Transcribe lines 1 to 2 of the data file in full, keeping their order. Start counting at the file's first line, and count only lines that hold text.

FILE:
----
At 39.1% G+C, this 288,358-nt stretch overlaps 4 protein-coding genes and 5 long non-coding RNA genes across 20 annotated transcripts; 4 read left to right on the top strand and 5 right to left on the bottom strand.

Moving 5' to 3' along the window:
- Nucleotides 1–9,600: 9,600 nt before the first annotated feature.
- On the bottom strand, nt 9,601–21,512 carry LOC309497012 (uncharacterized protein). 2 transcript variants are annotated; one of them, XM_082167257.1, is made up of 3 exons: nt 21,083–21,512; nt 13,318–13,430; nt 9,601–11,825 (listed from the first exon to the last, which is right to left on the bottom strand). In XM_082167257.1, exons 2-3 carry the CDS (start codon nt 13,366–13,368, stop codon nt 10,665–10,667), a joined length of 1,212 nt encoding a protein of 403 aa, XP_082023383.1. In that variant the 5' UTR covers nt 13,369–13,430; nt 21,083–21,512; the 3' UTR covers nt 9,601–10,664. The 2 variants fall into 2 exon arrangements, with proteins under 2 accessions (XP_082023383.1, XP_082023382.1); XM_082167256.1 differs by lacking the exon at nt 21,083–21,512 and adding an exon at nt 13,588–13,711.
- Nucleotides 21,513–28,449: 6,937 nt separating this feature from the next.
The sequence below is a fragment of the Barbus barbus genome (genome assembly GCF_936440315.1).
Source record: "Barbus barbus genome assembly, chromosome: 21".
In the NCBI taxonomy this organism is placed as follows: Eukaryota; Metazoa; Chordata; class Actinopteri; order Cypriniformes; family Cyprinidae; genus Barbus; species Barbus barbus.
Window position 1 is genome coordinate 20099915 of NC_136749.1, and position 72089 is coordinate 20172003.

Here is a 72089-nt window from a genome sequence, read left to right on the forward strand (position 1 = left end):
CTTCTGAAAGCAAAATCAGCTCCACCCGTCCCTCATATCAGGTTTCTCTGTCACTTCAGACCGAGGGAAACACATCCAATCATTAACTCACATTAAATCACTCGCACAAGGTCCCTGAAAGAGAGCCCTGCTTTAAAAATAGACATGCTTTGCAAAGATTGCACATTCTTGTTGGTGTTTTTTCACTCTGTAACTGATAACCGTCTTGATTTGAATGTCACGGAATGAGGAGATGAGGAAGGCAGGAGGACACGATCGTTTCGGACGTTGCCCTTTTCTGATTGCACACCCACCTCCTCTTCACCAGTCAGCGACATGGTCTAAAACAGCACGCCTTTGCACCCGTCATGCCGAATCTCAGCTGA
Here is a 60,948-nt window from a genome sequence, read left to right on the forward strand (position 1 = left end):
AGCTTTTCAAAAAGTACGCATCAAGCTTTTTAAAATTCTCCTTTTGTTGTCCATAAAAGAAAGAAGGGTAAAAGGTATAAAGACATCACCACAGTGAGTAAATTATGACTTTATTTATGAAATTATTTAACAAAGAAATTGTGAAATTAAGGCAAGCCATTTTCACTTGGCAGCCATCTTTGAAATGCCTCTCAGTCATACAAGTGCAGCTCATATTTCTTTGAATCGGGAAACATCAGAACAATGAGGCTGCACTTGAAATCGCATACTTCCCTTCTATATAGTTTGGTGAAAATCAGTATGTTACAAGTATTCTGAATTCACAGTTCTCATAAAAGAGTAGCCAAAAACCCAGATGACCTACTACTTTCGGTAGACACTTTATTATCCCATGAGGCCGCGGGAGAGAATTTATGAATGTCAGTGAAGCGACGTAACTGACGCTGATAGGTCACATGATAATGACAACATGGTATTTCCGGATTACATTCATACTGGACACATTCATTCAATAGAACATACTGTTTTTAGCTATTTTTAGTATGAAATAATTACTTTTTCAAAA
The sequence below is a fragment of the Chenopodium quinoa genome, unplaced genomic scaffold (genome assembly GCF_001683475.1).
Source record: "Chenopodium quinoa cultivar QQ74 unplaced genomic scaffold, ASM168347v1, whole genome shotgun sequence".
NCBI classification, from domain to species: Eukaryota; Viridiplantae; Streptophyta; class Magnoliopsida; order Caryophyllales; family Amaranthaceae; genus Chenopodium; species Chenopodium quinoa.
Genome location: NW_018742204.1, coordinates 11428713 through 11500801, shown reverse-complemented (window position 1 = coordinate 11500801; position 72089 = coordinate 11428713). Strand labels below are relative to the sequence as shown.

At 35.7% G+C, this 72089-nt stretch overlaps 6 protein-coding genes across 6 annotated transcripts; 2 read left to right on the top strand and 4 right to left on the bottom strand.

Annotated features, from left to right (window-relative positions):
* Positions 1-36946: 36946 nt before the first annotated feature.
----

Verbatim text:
At 39.1% G+C, this 288,358-nt stretch overlaps 4 protein-coding genes and 5 long non-coding RNA genes across 20 annotated transcripts; 4 read left to right on the top strand and 5 right to left on the bottom strand.

Moving 5' to 3' along the window: